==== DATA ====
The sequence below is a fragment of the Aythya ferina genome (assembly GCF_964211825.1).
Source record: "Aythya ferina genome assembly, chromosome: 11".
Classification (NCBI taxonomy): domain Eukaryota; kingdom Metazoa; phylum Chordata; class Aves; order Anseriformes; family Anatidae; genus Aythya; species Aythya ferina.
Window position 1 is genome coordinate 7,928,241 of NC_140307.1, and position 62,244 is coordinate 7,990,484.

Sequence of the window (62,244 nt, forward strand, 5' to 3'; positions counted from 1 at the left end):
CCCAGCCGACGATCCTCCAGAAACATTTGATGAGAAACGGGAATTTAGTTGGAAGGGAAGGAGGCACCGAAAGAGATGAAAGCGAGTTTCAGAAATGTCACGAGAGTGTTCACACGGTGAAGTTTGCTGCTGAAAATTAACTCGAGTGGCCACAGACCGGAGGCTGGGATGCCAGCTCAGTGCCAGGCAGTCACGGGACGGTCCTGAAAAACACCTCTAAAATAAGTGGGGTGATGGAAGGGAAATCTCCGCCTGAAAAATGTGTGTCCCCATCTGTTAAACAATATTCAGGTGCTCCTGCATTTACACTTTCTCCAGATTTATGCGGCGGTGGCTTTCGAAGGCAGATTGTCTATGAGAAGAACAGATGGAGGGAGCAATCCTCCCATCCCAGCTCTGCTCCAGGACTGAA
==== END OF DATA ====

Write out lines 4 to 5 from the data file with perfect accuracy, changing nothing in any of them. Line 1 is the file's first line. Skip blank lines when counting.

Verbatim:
Window position 1 is genome coordinate 7,928,241 of NC_140307.1, and position 62,244 is coordinate 7,990,484.

Sequence of the window (62,244 nt, forward strand, 5' to 3'; positions counted from 1 at the left end):